The Obama administration announced Tuesday that it won’t list the greater sage grouse as an endangered species, a widely anticipated decision that removes the threat of broad land-use restrictions to protect the bird across the West.
Instead, the Interior Department said it would rely on a new land-management plan to protect the sage grouse’s habitat of 165 million acres in 11 Western states—mostly on federal land.
The Interior Department was facing a court-ordered deadline to decide by October whether to designate the chicken-like bird as endangered. The designation could have led to land-use and other restrictions that critics feared would have economic impacts, possibly restricting oil and gas development and home-building.
Interior Secretary Sally Jewell credited what she called unprecedented state, federal and local cooperation for helping conserve enough habitat to stave off the listing.
“These collective efforts add up to a bright future for the sage grouse,” Ms. Jewell said in a video statement.
The decision drew praise from environmental groups and natural-resource users who often are at odds with one another. Ranchers had worried a federal listing could have resulted in closure of public lands that many have relied on for decades to graze their cattle.
“Once you get a listing, it creates a real burden,” said John O’Keefe, president-elect of the Oregon Cattlemen’s Association.
Instead, Mr. O’Keefe and many other ranchers have participated in an Interior Department program rolled out in recent years to set up voluntary conservation zones in a number of Western states, including Colorado, Wyoming and Oregon.
Under deals with the department, ranchers have agreed to protect sage grouse habitat such as by keeping cows out of known mating areas. In return, they have enjoyed benefits, including hope their cooperation would eventually head off a listing.
Interior officials had cited such voluntary efforts by ranchers when they announced in April they would keep a population of sage grouse in California and Nevada off the endangered list—raising expectations the department would follow suit in the broader West.
“I think it will be way better for the grouse, because right now everybody is doing something to help them,” said Mr. O’Keefe, a public-lands rancher in southeastern Oregon.
The Environmental Defense Fund supports the government’s decision because of the ranchers’ efforts, said Eric Holst, a senior director of the Washington-based group.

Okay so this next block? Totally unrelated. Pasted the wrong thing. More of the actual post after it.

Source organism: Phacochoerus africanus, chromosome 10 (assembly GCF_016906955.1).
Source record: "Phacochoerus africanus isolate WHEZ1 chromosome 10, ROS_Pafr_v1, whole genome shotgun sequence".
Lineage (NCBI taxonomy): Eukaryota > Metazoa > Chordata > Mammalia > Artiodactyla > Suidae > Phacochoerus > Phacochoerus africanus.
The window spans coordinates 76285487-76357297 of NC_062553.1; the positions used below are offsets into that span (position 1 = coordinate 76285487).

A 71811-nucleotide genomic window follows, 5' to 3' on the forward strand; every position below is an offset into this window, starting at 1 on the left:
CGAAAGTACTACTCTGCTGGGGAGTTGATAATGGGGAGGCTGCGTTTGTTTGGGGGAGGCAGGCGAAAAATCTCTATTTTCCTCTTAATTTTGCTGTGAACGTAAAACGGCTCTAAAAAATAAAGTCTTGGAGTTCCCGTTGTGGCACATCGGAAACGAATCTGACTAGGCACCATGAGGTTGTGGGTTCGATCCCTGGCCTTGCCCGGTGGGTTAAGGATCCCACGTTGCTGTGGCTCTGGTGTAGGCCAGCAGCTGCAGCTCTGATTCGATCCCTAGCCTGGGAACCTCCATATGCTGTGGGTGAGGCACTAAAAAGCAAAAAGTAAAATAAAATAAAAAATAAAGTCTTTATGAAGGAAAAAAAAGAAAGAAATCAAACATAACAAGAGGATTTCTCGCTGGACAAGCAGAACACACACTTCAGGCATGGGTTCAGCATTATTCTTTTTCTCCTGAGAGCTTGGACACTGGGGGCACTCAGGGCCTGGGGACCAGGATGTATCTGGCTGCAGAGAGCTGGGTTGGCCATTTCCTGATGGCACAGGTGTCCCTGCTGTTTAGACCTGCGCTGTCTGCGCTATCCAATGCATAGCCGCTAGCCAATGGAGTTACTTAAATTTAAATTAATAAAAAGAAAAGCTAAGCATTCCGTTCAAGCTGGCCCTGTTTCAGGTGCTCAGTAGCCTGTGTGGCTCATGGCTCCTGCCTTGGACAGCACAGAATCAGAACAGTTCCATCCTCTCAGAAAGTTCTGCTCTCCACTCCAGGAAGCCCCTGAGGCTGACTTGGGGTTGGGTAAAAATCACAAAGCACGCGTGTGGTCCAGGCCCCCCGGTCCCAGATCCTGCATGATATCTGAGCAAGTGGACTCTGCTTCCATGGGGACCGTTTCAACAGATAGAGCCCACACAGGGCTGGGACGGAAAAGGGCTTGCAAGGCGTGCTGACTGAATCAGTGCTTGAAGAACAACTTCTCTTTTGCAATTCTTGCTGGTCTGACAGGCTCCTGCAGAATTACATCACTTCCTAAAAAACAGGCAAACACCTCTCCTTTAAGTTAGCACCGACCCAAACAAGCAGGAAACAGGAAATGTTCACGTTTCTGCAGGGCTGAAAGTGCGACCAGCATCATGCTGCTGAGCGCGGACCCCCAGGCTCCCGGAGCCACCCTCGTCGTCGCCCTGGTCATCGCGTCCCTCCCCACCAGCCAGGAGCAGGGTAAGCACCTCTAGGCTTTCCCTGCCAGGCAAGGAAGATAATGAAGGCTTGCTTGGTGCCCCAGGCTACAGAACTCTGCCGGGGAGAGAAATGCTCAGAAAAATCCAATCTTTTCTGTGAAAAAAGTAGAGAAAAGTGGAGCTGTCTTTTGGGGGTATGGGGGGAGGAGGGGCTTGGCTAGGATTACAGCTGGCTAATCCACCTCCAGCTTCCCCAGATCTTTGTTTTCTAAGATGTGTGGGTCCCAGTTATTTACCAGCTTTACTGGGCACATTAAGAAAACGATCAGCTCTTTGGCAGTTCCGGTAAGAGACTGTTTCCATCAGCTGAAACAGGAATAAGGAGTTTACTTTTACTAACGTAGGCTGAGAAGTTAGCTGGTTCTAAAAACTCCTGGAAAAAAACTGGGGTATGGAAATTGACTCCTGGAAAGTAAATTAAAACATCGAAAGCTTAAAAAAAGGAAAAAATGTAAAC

“Today’s ’not warranted’ decision sends a strong signal that investments in conservation are making a difference and provide the catalyst for a different kind of politics,” Mr. Holst said.
But some other environmentalists blasted the decision, saying Ms. Jewell missed an opportunity to take an important step to protect one of the West’s iconic species. John Horning, executive director of WildEarth Guardians, an environmental group based in Santa Fe, N.M., blamed the decision on what he called efforts by the Obama administration to curry favor with Western lawmakers.
“That is the great tragedy of the day, that this decision would be based on politics not science,” he said. Mr. Horning said his group would seek to challenge Ms. Jewell’s decision in federal court.
Views in the energy industry, meanwhile, were mixed.
While saying they were pleased by the nonlisting too, officials of the Western Energy Alliance trade group expressed concern over the Interior Department’s plans to conserve sage grouse habitat by establishing buffer zones around mating grounds, also known as leks.
Kathleen Sgamma, vice president of government and public affairs for the Denver-based alliance, said the restrictions could lead to generally more rigorous oversight across the West.
“They will make it nearly impossible to operate in sage grass areas,” Ms. Sgamma said.
Some Republicans in Congress also attacked the conservation plans, saying they amount to a de facto endangered species listing.
“The new prescriptive federal plans will not help the bird, but they will control the West, which is the real goal of the Obama administration,” said House Natural Resources Chairman Rob Bishop (R., Utah).
But Western governors praised the decision as an example of the federal government acknowledging different stakeholders could engineer a solution.
“Landowners, regional industries, and local, state and federal government have worked in close collaboration over many years,” Colorado Gov. John Hickenlooper, a Democrat, said in a statement. “These improvements will enhance not only sage grouse, but also all manner of wildlife that are a crucial part of what makes Colorado and the American West the unique place that it is.”
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